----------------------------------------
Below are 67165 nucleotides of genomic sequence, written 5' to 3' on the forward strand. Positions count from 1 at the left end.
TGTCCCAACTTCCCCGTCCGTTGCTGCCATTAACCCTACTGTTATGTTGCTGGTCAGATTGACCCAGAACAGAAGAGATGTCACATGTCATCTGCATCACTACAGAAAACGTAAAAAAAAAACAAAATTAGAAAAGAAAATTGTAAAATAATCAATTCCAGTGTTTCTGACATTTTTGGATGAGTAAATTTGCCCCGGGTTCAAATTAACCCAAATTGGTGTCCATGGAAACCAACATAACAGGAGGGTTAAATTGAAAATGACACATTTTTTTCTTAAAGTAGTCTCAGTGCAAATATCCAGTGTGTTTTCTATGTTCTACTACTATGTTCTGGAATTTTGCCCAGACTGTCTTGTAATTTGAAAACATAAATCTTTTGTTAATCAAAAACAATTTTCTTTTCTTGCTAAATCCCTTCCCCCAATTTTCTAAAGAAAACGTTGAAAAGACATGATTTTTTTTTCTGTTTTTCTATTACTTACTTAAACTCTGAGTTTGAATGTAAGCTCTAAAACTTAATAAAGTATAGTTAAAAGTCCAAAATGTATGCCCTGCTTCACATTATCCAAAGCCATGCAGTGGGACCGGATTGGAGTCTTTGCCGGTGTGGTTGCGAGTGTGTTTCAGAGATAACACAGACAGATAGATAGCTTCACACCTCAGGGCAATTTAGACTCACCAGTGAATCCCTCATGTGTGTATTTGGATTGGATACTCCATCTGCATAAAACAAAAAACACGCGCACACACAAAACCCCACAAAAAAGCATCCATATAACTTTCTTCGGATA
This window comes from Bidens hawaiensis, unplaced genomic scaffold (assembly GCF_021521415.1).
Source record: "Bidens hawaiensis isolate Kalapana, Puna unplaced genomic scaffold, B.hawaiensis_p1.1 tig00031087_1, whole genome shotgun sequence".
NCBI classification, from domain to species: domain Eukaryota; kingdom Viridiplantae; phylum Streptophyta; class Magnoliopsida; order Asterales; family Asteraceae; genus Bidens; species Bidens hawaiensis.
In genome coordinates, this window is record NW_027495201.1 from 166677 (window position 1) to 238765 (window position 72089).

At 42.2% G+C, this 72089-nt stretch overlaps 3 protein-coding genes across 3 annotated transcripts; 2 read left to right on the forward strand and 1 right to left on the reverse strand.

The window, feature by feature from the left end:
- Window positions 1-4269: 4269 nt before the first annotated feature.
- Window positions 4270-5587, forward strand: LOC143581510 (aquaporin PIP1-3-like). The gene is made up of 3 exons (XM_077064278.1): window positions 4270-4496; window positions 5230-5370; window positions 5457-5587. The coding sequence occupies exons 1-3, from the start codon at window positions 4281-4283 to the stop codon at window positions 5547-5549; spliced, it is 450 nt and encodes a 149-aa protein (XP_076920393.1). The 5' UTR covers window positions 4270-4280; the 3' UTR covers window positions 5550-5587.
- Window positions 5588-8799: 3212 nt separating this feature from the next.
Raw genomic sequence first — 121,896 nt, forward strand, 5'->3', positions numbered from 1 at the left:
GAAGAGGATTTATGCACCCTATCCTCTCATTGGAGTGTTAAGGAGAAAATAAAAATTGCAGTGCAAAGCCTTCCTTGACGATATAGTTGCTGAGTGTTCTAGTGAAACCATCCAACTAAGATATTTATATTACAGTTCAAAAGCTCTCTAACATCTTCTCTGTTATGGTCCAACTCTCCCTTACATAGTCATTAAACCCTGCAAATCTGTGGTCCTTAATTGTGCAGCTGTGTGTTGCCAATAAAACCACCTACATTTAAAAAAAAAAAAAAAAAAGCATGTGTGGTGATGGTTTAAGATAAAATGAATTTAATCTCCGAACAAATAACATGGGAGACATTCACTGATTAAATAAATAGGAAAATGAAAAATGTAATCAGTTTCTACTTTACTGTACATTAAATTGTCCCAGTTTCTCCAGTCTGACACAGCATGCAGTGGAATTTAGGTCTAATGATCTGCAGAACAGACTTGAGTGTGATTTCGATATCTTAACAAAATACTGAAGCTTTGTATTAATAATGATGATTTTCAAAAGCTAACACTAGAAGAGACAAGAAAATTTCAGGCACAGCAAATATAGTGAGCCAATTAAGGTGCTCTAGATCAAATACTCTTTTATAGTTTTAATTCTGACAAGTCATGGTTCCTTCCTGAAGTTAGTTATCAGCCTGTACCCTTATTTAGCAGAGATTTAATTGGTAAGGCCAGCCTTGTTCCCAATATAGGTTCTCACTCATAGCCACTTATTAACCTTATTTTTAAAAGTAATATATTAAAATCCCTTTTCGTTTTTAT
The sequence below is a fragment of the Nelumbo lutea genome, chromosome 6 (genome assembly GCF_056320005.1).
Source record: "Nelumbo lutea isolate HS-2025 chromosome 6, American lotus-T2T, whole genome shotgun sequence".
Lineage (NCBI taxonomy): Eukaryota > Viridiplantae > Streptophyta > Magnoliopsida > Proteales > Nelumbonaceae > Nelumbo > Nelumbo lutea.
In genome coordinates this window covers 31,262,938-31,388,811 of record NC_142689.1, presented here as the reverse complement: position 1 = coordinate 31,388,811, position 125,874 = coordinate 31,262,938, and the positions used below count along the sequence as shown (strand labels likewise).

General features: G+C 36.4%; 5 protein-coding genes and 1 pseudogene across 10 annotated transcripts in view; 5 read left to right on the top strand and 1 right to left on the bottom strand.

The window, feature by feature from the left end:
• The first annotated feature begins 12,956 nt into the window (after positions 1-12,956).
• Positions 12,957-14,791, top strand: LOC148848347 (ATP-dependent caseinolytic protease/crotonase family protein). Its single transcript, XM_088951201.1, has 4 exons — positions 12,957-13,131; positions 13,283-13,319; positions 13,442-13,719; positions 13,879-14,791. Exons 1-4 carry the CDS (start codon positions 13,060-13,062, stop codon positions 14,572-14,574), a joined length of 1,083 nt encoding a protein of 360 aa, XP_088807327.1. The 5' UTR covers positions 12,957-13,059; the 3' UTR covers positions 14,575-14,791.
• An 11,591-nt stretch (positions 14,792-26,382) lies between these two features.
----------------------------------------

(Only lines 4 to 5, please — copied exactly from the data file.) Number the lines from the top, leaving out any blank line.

Source record: "Bidens hawaiensis isolate Kalapana, Puna unplaced genomic scaffold, B.hawaiensis_p1.1 tig00031087_1, whole genome shotgun sequence".
NCBI classification, from domain to species: domain Eukaryota; kingdom Viridiplantae; phylum Streptophyta; class Magnoliopsida; order Asterales; family Asteraceae; genus Bidens; species Bidens hawaiensis.